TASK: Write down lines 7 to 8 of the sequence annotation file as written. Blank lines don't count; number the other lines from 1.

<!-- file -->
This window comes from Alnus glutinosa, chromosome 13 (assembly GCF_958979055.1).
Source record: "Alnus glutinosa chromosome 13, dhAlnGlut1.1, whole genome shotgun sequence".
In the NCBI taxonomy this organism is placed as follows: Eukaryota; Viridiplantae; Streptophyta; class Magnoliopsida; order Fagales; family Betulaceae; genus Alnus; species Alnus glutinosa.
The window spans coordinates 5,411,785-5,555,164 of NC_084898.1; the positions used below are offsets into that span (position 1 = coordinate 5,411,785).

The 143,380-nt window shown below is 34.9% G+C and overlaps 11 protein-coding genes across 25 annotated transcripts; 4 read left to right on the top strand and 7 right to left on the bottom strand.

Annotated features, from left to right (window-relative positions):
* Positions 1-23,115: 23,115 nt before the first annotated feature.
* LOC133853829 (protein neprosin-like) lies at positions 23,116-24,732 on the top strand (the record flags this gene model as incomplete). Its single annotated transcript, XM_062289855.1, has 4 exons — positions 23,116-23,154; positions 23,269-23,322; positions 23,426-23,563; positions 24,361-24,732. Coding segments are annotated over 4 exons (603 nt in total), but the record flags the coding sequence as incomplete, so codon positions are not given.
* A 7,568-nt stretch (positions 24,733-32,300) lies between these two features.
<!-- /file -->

* Positions 1-23,115: 23,115 nt before the first annotated feature.
* LOC133853829 (protein neprosin-like) lies at positions 23,116-24,732 on the top strand (the record flags this gene model as incomplete). Its single annotated transcript, XM_062289855.1, has 4 exons — positions 23,116-23,154; positions 23,269-23,322; positions 23,426-23,563; positions 24,361-24,732. Coding segments are annotated over 4 exons (603 nt in total), but the record flags the coding sequence as incomplete, so codon positions are not given.